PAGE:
Our kids got older and they started this new texting thing.  We made fun of it at first.  Call your friends and actually talk to them, we'd preach with cordless phones stuck to our ears. We warned them they weren't going to know how to have actual conversations with other people if they didn't quit all that texting.  But, while we jeered at it, we also began to see the value of being able to shoot a quick message in a setting where a phone call wasn't possible or when we just didn't have time to spend in an involved conversation.  I mean, you have to admit it's invaluable in certain situations. 

But, then, our lives got so busy.  So, so busy.  Busy with our jobs and our families and we started leaning on it more.  I don't know how it looks from where you are, but, from here, life feels like it's spinning so incredibly fast, these days.  I don't remember it ever being this way.  People have so many commitments.  So many places to be.  We're all hanging on this twirling globe for dear life.  Just trying not to get flung off by the whirl of incessant activity.  Our time is so limited and we've become so very selfish with it.  I guess when you're running short on something, you tend to guard it more carefully.  Hover over it and hold it tighter than before.  

Well, we saw the time savings and easy maintenance that texting and social media provided in relationships.  I mean, after all, you could check in with someone without all the energy it took to sound chipper.  You didn't have to act like you were in the best mood if you weren't.  You didn't have to stop what you were doing to have a conversation.  You could carry on with your day without getting bogged down in details.  You just carefully crafted a message with a well placed emoji for emphasis and sent it and, just like that, you'd shown the recipient that they were on your busy, busy mind.  We lowered the bar a notch or two and soon became satisfied with the new way we were doing things.  We realized we'd discovered the easiest mode of maintaining a friendship and we're all about easy, these days.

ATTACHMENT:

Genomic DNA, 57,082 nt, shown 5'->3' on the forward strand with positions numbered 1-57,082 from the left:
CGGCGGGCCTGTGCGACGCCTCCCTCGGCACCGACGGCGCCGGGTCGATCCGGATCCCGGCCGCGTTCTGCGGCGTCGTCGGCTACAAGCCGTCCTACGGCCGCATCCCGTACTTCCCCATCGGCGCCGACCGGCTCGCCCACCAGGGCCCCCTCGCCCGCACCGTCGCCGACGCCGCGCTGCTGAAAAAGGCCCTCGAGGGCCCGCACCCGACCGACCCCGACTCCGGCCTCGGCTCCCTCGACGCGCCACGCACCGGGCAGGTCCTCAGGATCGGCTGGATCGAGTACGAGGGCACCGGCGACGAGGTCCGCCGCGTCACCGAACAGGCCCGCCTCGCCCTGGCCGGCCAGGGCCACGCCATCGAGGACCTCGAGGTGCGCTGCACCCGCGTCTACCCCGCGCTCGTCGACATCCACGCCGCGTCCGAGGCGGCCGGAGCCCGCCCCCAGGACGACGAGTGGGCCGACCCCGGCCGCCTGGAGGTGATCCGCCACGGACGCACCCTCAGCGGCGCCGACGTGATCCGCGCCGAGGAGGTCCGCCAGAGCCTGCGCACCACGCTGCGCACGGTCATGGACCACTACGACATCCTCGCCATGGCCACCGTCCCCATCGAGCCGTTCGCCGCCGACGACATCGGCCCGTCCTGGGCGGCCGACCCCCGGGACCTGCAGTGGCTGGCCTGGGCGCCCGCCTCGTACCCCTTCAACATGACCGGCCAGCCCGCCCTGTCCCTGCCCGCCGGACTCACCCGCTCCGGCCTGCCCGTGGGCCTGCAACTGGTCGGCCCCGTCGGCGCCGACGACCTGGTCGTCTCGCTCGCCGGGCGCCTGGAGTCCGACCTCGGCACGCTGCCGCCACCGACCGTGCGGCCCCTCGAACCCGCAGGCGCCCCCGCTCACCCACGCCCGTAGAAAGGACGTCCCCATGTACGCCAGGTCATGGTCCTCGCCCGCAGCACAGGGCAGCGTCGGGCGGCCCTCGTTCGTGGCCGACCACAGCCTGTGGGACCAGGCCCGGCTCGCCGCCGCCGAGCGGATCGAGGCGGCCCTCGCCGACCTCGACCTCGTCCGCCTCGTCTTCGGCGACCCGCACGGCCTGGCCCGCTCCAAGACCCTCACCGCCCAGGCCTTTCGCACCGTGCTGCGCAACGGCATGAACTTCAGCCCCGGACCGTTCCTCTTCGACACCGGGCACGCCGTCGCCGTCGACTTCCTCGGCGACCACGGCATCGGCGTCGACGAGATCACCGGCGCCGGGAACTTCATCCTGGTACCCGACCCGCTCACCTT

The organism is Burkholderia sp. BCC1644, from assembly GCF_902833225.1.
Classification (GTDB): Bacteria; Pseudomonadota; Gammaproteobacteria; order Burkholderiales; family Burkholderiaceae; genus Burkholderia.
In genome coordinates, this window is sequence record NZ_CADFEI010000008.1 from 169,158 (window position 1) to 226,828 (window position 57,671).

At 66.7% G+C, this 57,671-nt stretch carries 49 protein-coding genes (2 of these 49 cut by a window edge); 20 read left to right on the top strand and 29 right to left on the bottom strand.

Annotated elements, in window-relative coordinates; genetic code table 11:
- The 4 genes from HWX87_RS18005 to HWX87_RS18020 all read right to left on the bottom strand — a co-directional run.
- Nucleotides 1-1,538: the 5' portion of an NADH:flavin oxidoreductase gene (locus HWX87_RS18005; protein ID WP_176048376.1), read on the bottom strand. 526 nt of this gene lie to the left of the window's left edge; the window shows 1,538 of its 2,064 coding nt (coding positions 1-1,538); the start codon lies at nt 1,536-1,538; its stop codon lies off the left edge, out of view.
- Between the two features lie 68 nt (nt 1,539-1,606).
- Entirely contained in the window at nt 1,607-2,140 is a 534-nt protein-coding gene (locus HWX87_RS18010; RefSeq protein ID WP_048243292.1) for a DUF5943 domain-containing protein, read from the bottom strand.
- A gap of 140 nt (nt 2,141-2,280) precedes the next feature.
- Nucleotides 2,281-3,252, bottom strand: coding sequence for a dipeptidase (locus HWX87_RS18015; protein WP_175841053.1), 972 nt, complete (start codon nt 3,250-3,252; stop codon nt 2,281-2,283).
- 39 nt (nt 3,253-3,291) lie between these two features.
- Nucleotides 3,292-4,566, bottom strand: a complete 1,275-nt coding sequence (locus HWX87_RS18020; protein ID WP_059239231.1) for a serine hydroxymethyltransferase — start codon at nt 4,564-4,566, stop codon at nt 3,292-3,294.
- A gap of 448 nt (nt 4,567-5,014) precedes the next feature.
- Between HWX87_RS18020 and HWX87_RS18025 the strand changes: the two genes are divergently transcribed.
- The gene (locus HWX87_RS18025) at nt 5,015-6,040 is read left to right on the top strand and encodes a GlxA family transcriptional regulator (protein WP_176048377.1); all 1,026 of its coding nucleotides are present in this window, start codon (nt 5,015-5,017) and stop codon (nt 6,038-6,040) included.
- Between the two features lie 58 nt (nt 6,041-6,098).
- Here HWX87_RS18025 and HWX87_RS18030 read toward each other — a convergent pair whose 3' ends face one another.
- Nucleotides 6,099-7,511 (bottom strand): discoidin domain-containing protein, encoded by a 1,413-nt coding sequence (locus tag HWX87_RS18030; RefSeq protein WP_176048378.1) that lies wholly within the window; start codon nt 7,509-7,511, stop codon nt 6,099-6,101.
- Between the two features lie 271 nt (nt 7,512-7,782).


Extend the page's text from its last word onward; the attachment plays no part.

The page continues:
Our kids, well, that's all they've ever known.  That's how they've always communicated.  How they've always done friendship.  But, us?  Well, we remember when it was different.  When it was better than it is now.  And, sometimes, I think we find ourselves feeling lonely.  Unsatisfied with our 900 Facebook friends, 400 Instagram followers, and phones that only ding and never ring.  It's like how we're doing it now just isn't cutting it.